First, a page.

Sexualization is hurting our culture

Daniel Vasilchuk

Her hazel hair falls lusciously below her raised shoulders, her slender legs are ever so slightly apart, her chest is aimed upward and the look on her face suggests only one thing.

Our culture is filled with sexualized images in magazine advertisements, music videos and video games. These images are mostly aimed at selling products to viewers.

Men and women in the media are often portrayed as objects of lust, and both genders suffer as a result of this sexual objectification.

But this sexualization applies far more to women than to men.

According to a 2007 American Psychology Association report, women are three times more likely than men to be objectified in magazine advertisements.

Ads in Cosmopolitan and Vogue magazines show women in poses that mainly suggest their longing for sex just to promote a product. The ads assert that all women should look this way.

Cosmopolitan almost always promotes new ways women can seduce men. Titles like “Seven Bad-Girl Bedroom Moves to Master” and “30 Things to do with a Naked Man” lure women into purchasing Cosmo’s magazines.

This torrent of sexual media subconsciously compels women to make men one of the main focuses in their life.

“One of the dominant themes about sexuality reported across these studies and across magazines is that … gaining the attention of men is and should be the focal goal for women,” according to the APA report.

But the constant sexualization of women affects men too. Men often have trouble committing to a relationship because of it.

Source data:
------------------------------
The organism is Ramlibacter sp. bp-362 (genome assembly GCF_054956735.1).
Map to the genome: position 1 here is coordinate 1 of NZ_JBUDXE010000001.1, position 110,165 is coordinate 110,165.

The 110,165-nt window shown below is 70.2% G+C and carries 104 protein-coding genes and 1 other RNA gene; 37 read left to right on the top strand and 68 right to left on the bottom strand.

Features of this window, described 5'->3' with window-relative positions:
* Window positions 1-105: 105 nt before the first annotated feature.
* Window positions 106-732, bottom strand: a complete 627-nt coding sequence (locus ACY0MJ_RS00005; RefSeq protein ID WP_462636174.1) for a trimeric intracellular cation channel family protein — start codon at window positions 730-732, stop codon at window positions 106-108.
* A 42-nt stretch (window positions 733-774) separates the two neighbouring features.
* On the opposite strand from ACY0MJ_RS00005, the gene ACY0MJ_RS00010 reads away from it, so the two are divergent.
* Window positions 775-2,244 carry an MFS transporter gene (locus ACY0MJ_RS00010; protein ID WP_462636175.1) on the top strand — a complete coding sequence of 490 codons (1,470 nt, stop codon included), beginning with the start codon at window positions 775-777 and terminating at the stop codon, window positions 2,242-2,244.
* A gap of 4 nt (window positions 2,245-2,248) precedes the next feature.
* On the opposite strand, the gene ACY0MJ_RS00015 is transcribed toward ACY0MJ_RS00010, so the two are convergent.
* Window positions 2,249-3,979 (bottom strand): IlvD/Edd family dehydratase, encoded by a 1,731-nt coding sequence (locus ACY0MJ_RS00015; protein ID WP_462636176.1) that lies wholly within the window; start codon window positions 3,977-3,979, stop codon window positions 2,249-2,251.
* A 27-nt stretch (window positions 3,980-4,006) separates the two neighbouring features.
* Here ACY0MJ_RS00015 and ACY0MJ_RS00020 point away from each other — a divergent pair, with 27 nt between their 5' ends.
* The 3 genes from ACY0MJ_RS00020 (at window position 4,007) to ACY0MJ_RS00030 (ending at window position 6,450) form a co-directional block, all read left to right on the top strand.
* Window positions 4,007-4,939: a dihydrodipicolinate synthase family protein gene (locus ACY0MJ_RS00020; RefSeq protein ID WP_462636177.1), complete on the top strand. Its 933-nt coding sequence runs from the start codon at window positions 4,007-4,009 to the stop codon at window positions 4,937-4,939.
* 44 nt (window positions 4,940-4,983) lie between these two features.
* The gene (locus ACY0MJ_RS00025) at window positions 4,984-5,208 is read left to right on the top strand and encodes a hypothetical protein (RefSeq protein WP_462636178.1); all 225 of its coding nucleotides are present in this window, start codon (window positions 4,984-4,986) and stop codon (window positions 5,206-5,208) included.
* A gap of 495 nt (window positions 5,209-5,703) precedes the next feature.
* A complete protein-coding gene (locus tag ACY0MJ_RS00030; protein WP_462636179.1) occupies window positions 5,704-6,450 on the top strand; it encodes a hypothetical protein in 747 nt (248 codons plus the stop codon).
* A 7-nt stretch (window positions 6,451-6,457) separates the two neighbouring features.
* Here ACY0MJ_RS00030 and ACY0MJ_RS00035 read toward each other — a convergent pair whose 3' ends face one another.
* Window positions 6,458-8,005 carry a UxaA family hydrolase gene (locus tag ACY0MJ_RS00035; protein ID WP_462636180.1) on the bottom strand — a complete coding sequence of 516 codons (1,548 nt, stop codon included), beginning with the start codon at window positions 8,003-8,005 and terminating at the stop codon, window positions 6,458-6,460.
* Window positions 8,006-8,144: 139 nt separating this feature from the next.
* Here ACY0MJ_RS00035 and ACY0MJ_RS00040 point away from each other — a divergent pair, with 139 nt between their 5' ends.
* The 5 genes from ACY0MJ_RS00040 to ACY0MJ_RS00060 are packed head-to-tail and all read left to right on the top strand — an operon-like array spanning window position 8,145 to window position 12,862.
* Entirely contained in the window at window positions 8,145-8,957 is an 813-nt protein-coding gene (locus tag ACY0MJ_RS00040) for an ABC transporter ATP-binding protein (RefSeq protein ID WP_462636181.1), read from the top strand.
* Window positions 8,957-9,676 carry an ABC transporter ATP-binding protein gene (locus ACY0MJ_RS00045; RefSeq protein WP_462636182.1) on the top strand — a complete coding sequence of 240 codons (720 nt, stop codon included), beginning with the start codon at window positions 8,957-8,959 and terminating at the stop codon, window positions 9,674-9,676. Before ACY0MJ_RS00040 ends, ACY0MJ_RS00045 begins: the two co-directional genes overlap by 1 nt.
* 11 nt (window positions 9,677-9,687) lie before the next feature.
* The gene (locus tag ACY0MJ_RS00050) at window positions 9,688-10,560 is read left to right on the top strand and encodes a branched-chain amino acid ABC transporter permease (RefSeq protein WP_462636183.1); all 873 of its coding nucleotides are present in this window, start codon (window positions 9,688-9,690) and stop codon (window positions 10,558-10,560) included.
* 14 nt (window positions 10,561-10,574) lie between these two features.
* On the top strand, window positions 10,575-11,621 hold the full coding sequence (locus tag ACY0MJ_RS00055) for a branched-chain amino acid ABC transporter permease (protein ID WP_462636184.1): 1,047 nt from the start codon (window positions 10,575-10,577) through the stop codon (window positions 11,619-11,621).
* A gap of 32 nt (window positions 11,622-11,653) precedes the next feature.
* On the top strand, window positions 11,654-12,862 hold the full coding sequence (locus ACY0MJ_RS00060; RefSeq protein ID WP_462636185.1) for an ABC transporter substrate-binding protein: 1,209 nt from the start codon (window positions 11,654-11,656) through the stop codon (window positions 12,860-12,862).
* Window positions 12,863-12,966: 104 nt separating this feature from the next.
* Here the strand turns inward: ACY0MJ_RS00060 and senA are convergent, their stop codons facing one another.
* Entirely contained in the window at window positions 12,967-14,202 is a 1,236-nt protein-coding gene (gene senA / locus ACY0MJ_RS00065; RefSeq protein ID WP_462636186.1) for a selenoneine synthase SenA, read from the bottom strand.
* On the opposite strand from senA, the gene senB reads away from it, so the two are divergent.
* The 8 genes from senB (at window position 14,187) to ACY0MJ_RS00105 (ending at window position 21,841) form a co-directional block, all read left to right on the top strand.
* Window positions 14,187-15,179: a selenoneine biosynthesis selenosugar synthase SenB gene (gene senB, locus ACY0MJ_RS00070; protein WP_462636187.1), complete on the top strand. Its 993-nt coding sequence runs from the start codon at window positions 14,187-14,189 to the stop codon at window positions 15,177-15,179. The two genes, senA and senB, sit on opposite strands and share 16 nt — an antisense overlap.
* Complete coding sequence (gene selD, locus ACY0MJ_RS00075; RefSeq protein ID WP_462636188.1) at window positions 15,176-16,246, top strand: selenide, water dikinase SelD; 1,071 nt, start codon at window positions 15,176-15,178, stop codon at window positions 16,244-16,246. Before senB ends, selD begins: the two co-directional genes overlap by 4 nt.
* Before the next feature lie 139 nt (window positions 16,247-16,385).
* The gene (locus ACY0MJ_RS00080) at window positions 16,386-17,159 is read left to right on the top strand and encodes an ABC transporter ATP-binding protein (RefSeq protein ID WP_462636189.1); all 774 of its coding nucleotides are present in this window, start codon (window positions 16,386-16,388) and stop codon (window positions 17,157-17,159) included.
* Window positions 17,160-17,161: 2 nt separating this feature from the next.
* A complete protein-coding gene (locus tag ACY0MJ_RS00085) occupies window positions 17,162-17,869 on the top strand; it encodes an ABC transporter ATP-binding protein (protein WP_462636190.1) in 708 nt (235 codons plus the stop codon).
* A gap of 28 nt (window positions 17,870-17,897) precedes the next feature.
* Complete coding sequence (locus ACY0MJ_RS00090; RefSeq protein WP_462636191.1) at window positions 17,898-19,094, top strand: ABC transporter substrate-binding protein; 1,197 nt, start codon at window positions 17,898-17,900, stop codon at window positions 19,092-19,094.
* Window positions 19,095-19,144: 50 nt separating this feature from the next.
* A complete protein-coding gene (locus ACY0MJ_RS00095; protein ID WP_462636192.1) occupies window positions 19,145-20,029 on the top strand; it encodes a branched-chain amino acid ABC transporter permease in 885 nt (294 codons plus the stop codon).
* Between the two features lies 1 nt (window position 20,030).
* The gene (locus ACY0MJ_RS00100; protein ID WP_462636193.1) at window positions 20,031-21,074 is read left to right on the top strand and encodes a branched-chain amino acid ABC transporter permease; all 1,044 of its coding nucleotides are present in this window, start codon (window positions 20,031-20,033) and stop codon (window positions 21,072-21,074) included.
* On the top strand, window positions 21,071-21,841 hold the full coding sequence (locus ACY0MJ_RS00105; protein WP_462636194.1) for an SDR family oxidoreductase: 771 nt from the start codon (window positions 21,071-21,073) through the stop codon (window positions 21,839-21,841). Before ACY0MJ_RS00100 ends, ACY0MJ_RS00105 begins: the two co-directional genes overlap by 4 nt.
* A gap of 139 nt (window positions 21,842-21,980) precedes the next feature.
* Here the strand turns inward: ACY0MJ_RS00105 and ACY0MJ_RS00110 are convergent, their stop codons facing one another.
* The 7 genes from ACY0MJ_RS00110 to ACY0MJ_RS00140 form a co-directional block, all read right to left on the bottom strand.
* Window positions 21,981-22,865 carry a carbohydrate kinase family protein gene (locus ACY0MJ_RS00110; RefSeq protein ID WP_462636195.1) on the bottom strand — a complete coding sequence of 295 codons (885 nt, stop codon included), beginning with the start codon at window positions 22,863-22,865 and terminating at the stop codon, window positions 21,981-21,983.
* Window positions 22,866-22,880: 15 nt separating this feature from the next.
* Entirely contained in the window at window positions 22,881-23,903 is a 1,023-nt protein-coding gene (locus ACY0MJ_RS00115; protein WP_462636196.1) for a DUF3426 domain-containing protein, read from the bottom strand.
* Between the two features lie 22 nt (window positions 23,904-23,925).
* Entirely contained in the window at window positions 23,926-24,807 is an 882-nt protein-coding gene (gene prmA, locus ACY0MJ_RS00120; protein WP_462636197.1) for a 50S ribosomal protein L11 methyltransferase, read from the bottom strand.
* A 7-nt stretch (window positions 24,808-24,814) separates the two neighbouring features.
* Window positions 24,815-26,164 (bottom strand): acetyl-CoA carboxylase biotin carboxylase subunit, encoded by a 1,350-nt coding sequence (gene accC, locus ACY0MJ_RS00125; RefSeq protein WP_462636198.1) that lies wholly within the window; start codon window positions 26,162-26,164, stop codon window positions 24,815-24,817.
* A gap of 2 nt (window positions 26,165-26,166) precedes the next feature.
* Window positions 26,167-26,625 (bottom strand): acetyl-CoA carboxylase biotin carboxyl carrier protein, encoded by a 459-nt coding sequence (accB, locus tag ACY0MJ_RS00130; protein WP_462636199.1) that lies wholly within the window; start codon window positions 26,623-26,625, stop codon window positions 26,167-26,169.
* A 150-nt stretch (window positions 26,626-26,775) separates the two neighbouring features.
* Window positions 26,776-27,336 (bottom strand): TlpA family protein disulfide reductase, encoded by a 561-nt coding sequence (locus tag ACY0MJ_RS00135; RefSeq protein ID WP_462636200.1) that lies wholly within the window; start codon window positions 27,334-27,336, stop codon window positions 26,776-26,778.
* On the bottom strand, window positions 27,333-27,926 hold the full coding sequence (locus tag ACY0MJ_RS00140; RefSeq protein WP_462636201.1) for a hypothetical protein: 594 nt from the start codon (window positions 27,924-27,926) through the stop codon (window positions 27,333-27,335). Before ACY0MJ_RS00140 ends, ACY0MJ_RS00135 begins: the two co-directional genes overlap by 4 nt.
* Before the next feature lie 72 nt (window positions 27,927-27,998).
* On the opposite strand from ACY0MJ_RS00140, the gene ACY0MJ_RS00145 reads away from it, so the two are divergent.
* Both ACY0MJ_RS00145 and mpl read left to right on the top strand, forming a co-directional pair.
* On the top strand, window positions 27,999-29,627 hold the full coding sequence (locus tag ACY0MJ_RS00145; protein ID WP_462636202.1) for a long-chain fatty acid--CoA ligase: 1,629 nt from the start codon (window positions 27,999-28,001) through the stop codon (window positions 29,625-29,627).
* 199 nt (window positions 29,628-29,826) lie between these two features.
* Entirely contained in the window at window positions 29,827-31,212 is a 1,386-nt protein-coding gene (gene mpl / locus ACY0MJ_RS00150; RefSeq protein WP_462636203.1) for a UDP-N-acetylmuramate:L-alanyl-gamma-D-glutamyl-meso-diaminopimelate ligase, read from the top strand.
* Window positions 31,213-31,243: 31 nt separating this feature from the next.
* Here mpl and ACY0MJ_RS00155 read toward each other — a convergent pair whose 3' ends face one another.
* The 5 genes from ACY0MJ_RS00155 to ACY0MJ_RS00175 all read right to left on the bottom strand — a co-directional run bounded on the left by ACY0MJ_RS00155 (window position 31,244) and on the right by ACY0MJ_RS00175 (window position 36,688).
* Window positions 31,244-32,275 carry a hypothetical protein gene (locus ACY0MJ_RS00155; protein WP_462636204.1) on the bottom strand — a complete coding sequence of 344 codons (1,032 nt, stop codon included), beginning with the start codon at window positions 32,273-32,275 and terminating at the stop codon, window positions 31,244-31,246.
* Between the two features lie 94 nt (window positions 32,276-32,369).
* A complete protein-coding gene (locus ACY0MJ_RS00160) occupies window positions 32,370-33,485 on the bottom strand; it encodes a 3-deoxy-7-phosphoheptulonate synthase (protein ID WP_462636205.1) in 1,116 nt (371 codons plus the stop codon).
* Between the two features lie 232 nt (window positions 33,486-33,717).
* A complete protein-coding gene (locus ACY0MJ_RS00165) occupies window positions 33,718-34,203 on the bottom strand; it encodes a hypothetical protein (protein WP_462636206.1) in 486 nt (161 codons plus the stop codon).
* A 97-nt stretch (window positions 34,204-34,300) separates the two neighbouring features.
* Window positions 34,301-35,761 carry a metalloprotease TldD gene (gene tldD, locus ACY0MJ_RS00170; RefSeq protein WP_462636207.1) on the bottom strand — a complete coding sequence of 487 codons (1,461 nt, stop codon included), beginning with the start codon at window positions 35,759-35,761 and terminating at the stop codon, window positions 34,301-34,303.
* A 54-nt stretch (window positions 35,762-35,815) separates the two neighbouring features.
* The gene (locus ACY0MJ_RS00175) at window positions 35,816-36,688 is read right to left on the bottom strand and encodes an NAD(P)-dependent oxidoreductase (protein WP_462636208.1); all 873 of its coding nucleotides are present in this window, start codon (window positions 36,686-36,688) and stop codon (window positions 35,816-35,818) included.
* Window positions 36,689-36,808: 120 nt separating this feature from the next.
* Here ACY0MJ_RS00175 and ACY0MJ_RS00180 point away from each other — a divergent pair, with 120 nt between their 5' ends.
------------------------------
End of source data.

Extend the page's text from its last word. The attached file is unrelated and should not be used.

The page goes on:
“Exposure to narrow ideals of female sexual attractiveness may make it difficult for some men to find an acceptable partner or to fully enjoy intimacy with a female partner,” according to the report.

This focus on sexual appeal causes men to relate to women in a largely sexual way, according to the report.

Because of this, women suffer from cheating boyfriends and husbands while constantly being ogled.

In addition to ads in magazines, covers of video games like “WET” and “Tomb Raider Anniversary” show sexualized computer-generated women.

Through these articles and video game covers, the media suggests that all women should strive to be as sexual as possible.

Lisa Bohon, professor of psychology, said that being repeatedly exposed to sexualized media can lead to having these images infused into everyday thoughts.

“An emphasis on sexuality can encourage people to derive their feelings of self-worth from those things that are associated with sexuality, such as appearance, popularity, and conquest,” she said.

While it may be acknowledged that sexual images have certain appeal and do sell products, it is all done at the expense of men and women who have feelings and emotions that aren’t just sexual.

The human body should not be something that is used to sell products or entice viewers. The products themselves need to be the main focus. Though this might lead to some dull ads and boring music videos, it is worth promoting healthier images of men and women for everyone’s sake.

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